On November 7, 2012, each of the appellants was assessed under subsection 160(1) of the ITA in respect of the capital dividends they received from IPG, on the basis that at the time the dividends were paid IPG owed $758,630 under the ITA for failing to comply with the RTP.
In the case at bar, the appellants called Houweling as a witness. He confirmed that he had made loans and advances to the business before the incorporation of IPG, both for the purchase of the Property and for the operation of the business and that the IPG assumed liability for the amounts.
Houweling confirmed that there was no written agreement concerning the debt and that it was unsecured but said that he had verbally agreed with IPG that he would be repaid only after the Water Litigation regarding the Property was resolved. He said that he expected that the litigation would result in the recovery of about $1 million and that he didn’t expect the litigation would take too long. He said as well that throughout the time the money was owing to him, IPG had financial problems. He also confirmed that he did not receive any consideration from IPG for the agreement to postpone collection of the debt.
Albert De Vries also testified that Houweling had verbally agreed to wait until the conclusion of the Water Litigation to collect the amounts IPG owed him. He said that Houweling had agreed to wait because he felt responsible for the water problem, since he had not verified the availability of water when the Property was purchased.
De Vries admitted in cross-examination that the loans payable to Houweling were not shown as contingent liabilities on IPG’s financial statements, but said that the amounts were simply transferred onto the statements from the Quick Books software and carried through from year to year and that he did not notice that they were not described as contingent liabilities. He also said that he had told the CRA collections’ officer he dealt with that the payment of the loans was delayed until the conclusion of the Water Litigation.
Position of the appellants
At the outset of the hearing before me, the appellants indicated that they accepted the findings of fact and conclusions of law made by Webb J. in the appeal brought by IPG, except with respect to whether IPG was liable to pay any amount to Houweling during the one year period after the RTP was issued. However, in argument, the appellants also maintained that they were not liable because the debt was forgiven by Houweling during the year.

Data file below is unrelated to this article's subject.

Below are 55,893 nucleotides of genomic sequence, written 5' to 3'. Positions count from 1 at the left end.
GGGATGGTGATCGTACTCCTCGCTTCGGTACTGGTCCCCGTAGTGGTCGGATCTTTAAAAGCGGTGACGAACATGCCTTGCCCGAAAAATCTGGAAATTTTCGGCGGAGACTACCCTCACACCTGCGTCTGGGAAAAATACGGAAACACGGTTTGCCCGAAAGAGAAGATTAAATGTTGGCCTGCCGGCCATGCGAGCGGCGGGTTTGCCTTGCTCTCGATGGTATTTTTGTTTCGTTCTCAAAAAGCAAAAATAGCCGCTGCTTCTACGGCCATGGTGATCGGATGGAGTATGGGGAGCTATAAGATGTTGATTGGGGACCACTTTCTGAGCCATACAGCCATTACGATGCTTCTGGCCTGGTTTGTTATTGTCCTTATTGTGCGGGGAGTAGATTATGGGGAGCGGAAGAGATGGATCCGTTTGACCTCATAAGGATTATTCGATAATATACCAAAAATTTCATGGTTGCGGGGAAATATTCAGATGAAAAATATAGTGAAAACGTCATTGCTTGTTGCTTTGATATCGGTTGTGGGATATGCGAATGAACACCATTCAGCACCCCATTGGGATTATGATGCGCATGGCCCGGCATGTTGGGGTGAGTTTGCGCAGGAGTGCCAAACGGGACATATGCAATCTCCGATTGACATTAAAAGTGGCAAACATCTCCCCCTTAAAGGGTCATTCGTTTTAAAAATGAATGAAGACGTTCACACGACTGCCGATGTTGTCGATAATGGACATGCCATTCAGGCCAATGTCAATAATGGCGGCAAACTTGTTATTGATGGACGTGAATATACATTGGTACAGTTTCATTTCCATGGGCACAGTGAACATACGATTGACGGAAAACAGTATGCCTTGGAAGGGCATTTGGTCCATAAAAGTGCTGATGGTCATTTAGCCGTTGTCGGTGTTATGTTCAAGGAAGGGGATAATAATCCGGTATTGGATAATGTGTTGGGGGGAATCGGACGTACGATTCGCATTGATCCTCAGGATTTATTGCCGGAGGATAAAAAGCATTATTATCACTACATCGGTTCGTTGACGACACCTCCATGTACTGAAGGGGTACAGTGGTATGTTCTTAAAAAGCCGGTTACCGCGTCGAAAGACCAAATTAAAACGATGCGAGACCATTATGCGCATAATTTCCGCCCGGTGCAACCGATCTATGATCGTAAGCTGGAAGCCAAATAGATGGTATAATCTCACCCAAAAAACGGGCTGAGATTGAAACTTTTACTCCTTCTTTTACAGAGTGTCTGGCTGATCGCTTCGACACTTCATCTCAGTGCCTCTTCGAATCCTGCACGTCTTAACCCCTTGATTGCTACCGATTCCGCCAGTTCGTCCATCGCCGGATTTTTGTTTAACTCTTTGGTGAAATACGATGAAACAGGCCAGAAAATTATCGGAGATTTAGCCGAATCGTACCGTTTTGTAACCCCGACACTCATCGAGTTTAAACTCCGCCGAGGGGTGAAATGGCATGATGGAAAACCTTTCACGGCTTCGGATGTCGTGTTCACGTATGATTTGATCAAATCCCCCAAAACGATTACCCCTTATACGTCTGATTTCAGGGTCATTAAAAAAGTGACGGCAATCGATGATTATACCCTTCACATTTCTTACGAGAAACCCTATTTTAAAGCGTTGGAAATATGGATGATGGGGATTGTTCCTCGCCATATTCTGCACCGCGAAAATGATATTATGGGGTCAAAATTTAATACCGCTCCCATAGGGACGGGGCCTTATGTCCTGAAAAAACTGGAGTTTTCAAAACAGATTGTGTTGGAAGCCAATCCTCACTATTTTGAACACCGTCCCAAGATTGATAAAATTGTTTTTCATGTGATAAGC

The appellants also argue that they gave consideration for the dividend they each received from IPG on January 31, 2010.
It is clear that the appellants are entitled to challenge the underlying tax liability of IPG for which they have been assessed under section 160 of the ITA. It should also be noted that the respondent did not raise the question of issue estoppel in relation to the determination that the debt owing by Houweling was payable in the year following the issuance of the RTP to IPG on January 6, 2006. Although the respondent applied for a determination of the issue estoppel question under section 58 of the Tax Court of Canada Rules (General Procedure), the application was dismissed because the issue had not been raised in the respondent’s pleadings. Furthermore, the respondent did not seek to amend the Reply to Notice of Appeal to include the issue.
The first question, then, is whether IPG was liable to pay Houweling any amount during the year following the issuance of the RTP on January 6, 2006.
It is not contested that IPG owed Houweling $758,630 at that time. What must be determined is whether IPG was liable to repay the loan to Houweling during the relevant period. This depends on whether, as the appellants claim, Houweling had agreed not to seek repayment of the amounts he had loaned to IPG until the Water Litigation was concluded. If I find that such an agreement existed, I must also determine whether that agreement was legally binding on Houweling as a condition of the loan or, alternatively, gave rise to a promissory estoppel that would have prevented him from seeking repayment.